We Were Liars by E. Lockhart

A beautiful and distinguished family.

A private island.
A brilliant, damaged girl; a passionate, political boy.
A group of four friends—the Liars—whose friendship turns destructive.
A revolution. An accident. A secret.
Lies upon lies.
True love.
The truth.

We Were Liars is a modern, sophisticated suspense novel from National Book Award finalist and Printz Award honoree E. Lockhart. 

Read it.
And if anyone asks you how it ends, just LIE

 

we were liars

We Were Liars  has received so much hype, including the top May 2014 Library Reads choice.  This contemporary, suspense story was an extremely quick read.  The first few pages include a map of Beechwood Island, and The Sinclair Family Tree, which were much appreciated.  There are lots of privileged family members and houses to keep track of, so at the beginning I referred to those pages quite a bit. The story mostly surrounds ‘the liars’ consisting of Cadence (the narrator), her cousins Johnny, Mirren and love interest, Gat.   Cadence and the cousins are from the wealthy and ‘perfect’ Sinclair family, while Gat refers to himself as the Healthcliff of the family.

Summer fifteen is featured heavily because it is during that summer that Cadence has an accident, leaving her with memory loss and terrible migraines. Her migraines are often the subject of some very dramatic imagery “Migraines left my blood spreading across unfamiliar hotel sheets, dripping on the floors, oozing into carpets, soaking through leftover croissants and Italian lace cookies (p. 35)”.  Broken into five parts, the writing also includes Once Upon A Time fairy tale stories that emulate her family’s bickering over money, inheritance and possessions.  Choppy sentences are also used for dramatics:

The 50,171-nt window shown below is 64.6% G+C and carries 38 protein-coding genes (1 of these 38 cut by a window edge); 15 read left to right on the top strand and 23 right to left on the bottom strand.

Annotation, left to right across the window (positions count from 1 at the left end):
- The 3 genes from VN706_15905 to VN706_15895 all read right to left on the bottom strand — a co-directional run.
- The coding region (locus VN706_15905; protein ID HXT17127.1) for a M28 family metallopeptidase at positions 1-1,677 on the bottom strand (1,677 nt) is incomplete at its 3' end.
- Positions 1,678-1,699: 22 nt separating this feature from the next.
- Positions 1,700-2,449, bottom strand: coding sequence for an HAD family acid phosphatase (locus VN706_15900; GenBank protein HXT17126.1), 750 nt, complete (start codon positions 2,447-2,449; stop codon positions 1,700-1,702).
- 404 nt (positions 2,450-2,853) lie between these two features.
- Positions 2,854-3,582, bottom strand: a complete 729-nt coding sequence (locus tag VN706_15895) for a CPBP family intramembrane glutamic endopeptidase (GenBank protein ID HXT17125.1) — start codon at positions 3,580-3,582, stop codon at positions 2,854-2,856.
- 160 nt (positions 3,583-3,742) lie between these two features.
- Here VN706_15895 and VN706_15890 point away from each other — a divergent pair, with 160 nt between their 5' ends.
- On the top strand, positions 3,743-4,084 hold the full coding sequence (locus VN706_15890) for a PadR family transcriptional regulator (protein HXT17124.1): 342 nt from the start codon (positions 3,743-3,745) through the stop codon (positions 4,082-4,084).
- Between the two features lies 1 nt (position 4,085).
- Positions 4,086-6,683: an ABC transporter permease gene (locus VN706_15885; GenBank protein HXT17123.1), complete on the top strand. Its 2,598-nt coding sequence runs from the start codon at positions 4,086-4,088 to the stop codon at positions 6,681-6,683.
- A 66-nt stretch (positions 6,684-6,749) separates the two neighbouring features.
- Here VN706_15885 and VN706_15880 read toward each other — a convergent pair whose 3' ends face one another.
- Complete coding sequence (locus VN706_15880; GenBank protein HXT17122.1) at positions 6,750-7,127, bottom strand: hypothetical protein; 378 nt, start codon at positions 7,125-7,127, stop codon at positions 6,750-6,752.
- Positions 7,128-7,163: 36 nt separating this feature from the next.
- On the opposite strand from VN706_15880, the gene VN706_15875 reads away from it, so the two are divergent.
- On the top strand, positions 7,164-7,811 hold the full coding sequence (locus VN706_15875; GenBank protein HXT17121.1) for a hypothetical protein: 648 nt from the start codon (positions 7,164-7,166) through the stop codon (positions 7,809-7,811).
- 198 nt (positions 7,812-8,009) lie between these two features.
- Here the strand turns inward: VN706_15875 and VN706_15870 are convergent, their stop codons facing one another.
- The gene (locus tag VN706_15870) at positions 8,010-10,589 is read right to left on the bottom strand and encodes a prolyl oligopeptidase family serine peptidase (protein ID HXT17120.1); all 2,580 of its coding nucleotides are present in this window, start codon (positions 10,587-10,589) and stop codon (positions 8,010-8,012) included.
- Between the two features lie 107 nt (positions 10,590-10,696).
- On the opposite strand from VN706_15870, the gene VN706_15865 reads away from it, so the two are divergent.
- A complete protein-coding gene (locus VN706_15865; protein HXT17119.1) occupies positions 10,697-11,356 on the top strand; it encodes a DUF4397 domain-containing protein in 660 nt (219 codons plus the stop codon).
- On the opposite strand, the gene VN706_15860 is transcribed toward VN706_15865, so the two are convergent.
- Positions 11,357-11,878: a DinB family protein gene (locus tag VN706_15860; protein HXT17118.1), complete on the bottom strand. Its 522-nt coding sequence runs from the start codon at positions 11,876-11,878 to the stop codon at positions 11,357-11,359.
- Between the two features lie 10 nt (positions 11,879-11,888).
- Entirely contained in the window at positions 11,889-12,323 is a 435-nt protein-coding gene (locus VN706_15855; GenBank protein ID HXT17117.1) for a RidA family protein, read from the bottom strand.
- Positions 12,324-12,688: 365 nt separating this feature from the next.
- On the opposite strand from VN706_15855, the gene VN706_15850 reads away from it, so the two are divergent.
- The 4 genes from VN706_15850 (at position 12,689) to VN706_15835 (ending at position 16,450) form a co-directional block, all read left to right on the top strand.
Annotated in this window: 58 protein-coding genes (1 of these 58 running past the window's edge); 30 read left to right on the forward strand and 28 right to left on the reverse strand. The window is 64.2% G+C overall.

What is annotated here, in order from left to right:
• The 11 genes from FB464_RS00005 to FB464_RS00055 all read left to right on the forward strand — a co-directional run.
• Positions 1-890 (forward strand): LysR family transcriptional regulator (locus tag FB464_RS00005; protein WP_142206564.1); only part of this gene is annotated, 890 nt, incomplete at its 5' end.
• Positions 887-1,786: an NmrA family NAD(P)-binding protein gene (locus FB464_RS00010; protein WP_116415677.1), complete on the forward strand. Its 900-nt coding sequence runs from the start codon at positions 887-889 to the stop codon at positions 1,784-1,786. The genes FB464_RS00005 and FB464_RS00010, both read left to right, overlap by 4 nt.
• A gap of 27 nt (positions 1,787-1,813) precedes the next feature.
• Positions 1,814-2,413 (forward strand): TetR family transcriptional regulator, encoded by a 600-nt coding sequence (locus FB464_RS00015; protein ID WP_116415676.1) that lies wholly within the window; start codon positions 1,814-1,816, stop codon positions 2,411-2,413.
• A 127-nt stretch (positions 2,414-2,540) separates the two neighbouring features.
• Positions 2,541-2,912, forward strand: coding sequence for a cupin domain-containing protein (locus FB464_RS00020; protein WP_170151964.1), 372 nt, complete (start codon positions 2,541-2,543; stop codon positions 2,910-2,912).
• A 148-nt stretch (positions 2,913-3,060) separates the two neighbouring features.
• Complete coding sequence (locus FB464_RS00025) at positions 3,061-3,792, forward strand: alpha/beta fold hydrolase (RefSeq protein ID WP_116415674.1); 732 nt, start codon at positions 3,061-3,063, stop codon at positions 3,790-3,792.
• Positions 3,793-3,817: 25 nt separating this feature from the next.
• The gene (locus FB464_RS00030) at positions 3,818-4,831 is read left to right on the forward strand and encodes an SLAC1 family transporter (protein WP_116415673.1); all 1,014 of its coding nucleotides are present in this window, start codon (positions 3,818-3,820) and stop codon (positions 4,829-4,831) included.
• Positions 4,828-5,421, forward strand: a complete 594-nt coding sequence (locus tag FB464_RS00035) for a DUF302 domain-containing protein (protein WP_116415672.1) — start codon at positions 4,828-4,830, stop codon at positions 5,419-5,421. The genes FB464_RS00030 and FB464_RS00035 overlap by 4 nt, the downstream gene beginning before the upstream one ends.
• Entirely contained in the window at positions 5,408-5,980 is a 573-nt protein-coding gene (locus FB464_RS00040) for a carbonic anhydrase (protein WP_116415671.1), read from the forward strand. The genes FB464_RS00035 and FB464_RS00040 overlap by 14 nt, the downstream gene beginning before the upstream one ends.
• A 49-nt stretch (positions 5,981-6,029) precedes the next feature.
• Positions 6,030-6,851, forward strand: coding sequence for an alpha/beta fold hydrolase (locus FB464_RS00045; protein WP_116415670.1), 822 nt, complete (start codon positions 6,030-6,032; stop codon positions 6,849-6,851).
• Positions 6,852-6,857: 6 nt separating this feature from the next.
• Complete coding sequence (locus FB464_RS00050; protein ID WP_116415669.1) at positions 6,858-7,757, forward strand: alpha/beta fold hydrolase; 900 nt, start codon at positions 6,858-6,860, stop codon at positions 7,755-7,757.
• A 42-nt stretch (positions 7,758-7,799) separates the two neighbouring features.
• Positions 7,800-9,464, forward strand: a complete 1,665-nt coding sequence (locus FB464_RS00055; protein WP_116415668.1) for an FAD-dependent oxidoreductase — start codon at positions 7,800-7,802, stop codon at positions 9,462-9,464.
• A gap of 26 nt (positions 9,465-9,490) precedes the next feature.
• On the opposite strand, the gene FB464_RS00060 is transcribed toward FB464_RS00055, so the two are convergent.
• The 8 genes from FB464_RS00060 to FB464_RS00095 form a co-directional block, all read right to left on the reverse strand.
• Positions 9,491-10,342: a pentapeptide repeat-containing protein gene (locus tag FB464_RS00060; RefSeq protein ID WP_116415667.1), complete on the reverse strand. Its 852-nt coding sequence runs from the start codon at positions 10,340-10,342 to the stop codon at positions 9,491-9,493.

There was nowhere

nowhere

nowhere

nowhere now to go

but down (p. 207).

Usually I catch on quickly to the surprise twist, but I was genuinely surprised by the ending. For that reason, I would recommend this quick (and fairly short) contemporary mystery to teens.

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The Madman’s Daughter by Megan Shepherd

 

In the darkest places, even love is deadly.

Sixteen-year-old Juliet Moreau has built a life for herself in London—working as a maid, attending church on Sundays, and trying not to think about the scandal that ruined her life. After all, no one ever proved the rumors about her father’s gruesome experiments. But when she learns he is alive and continuing his work on a remote tropical island, she is determined to find out if the accusations are true.

Accompanied by her father’s handsome young assistant, Montgomery, and an enigmatic castaway, Edward—both of whom she is deeply drawn to—Juliet travels to the island, only to discover the depths of her father’s madness: He has experimented on animals so that they resemble, speak, and behave as humans. And worse, one of the creatures has turned violent and is killing the island’s inhabitants. Torn between horror and scientific curiosity, Juliet knows she must end her father’s dangerous experiments and escape her jungle prison before it’s too late. Yet as the island falls into chaos, she discovers the extent of her father’s genius—and madness—in her own blood.

 

mad

Although I’ve never read H.G Wells’ The Island of Dr.Moreau, the book jacket synopsis of a Gothic thriller appealed to me. With elements of suspense, action, mystery and romance, I was immediately immersed in the story. The atmosphere and setting of a remote jungle island only added to the creep factor. Juliet’s father, the mad scientist, Dr.Moreau, makes for a perfect villain. I found it super easy to hate him (especially for his misogynistic views). His disturbing creature creations were so vividly described, that I fear I will come across them again in nightmares.

In terms of pacing, the plot does have some slower periods in the middle, which consists of walking/running through the forest, but for the most part, it held my attention. However, I could have done without Juliet’s love triangle, and her back and forth indecisive thoughts between Montgomery and Edward. Shepherd included a couple of predictable twists, but the last one caught me completely off guard. The action ramped up in the end…. eventually leading to the ultimate betrayal.  Personally, I don’t see the need for a sequel, but there is one in the works (expected publication January 2014). Recommended to those that like dark, twisted, Gothic reads.

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